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Tagul: Amazing Word Clouds

Although it isn’t a new service, I have just discovered a tag cloud generator called¬†Tagul, and I have to say that I love it! You may be familiar with Wordle, Tagxedo, or WordItOut, which are all very good sites (although I have been having some technical issues with Wordle lately), but if you haven’t yet come across Tagul in your internet meanderings, I encourage you to head over as soon as you finish reading this post.

Two of the things that set Tagul apart are the ease with which you can incorporate custom colors and shapes as well as the ability to link the tags in your cloud to different pages. I used the coffee cup image from the front of my website, added the text of the About Me section, and set it up so the PLAYDATE tag linked to the PLAYDATE L. A. website. It only took me a few minutes and I am very pleased by the results. Hover over the graphic to see how it works.

Tagul has several other noteworthy features. You can put words inside other words, customize your fonts (even for individual words within the cloud), export your image as a scalable vector graphic, and specify final image size, among others. Like most of my other favorite sites, it’s free, although it requires users to register with an email address.

There are many ways to use tag clouds in the classroom. Use them to highlight key words and concepts in passages from literature or famous speeches. Create two clouds using primary source document accounts of the same historic event written from different perspectives and compare them. Create custom images for report covers or website headers. (Check out this one here; it’s my first effort, but I’m pretty proud of it!) If you have another great idea, please share in the comments.

First Grade Writing with StoryKit

Just before winter break, I was in need of a quick project that first graders could do independently while their teacher and I pulled individual students to work with us. We decided to use Storykit and have them create books about the holidays.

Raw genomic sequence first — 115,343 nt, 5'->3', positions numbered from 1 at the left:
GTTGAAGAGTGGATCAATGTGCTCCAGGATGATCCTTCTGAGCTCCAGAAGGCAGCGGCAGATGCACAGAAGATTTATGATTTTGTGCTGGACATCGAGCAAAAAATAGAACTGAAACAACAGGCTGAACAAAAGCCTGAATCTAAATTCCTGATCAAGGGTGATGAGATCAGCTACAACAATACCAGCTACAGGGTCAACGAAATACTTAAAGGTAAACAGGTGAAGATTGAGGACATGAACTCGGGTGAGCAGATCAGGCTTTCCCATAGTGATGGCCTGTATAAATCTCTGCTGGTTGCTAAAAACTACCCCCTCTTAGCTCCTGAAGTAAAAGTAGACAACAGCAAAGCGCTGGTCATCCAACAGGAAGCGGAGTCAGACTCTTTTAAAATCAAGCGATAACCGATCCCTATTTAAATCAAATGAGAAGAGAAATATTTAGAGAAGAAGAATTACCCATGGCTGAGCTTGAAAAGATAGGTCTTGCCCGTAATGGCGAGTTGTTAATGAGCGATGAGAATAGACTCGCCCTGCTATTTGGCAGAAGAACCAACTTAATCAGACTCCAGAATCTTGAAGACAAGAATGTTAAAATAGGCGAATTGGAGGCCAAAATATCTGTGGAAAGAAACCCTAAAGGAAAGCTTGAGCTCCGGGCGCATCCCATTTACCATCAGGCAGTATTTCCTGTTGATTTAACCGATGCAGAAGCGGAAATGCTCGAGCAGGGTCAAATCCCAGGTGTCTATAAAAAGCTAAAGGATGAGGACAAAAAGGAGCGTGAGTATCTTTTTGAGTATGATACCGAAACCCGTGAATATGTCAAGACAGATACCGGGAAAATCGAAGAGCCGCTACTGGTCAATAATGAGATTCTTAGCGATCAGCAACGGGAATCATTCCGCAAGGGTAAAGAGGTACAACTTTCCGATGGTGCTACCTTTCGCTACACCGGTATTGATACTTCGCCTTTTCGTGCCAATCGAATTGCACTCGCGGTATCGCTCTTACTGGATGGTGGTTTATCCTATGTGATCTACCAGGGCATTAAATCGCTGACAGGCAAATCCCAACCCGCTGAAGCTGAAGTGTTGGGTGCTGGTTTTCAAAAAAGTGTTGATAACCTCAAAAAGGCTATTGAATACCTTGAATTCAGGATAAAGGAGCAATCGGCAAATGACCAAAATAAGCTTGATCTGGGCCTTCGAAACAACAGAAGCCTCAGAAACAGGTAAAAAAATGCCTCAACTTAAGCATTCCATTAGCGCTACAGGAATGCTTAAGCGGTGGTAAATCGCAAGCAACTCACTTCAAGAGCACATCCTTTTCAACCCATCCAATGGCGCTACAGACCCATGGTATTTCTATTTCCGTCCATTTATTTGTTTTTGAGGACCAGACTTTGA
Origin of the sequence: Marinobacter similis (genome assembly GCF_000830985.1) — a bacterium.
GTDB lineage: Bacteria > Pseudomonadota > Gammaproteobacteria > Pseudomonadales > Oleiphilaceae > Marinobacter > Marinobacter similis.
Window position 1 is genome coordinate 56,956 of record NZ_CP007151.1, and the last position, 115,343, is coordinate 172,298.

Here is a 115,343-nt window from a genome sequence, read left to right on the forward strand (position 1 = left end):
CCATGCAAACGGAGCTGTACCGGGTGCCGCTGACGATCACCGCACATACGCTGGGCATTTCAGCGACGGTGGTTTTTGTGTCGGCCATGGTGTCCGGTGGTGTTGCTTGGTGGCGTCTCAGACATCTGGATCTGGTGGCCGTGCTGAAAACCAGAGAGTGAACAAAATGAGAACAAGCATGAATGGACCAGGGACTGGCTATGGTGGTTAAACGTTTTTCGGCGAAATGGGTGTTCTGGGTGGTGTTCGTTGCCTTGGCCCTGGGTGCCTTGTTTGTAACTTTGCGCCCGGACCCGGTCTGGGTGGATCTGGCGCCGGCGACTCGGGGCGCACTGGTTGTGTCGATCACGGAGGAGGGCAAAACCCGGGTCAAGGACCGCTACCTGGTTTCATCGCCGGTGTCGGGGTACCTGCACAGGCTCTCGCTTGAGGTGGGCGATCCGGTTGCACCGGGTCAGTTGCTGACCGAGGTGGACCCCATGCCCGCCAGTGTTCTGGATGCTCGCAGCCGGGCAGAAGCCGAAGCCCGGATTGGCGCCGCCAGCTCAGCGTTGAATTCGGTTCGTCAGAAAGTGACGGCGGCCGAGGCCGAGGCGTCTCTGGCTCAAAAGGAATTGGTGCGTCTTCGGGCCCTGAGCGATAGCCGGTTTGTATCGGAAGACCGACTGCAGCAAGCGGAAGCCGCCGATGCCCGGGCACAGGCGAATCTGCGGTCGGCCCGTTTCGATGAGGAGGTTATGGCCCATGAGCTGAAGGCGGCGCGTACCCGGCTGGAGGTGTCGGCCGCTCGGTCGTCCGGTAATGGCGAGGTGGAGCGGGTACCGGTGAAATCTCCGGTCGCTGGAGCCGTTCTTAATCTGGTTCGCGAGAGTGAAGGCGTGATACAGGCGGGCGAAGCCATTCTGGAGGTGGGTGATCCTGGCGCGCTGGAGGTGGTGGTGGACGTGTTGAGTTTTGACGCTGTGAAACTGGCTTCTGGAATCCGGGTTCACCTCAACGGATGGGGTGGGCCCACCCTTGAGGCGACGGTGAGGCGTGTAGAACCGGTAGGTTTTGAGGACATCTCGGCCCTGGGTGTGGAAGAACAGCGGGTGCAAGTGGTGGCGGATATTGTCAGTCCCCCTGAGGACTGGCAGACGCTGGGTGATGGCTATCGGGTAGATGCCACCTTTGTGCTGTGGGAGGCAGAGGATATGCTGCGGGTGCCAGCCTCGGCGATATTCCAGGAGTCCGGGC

Storykit is an iPhone app created by the International Children’s Digital Library. It works well on the iPad, but if you are looking for it in the iTunes Store, you need to look in the iPhone Apps category. It allows users to create an electronic story book that they can enhance by adding pictures, drawings, text, and audio. Books can be accessed through the StoryKit app or shared via email.

We showed the students how to create a page, take and insert a picture, and add text (about 5 minutes total), then paired them up. The children were asked to take a picture of their partner, ask the partner what he/she liked about the holidays, and then type the response using the format “He/She likes…” After the first child had taken a turn, the second partner took the iPad and created a page about the first child.

The whole project went much better than we ever expected. When there was a problem the children collaborated and solved it themselves. They helped each other spell unfamiliar words, use the camera, and troubleshoot problems. Using four iPads, the first graders were able to create pages for 26 children in just under half an hour. No adult help was required, the kids were engaged and empowered, and the resulting books were adorable.

They could have been published just as they were, but later that week, to complete the project, the teacher had the students draw cover pages, which they photographed and added to their books. She also worked with small groups on the spelling. Had she wanted to, she could also have asked each child to record a sentence. The books were saved on the iPads for the students to read and were also shared with the families via email. Here is an example (children’s faces blurred for privacy).

Screenshot of book

I could see this project being used in many ways at different times of year. It could be a “get to know you” book for the beginning of a school year. Kindergarteners could create an “I see” sight word book, perhaps with pictures the teacher has already added to the camera roll.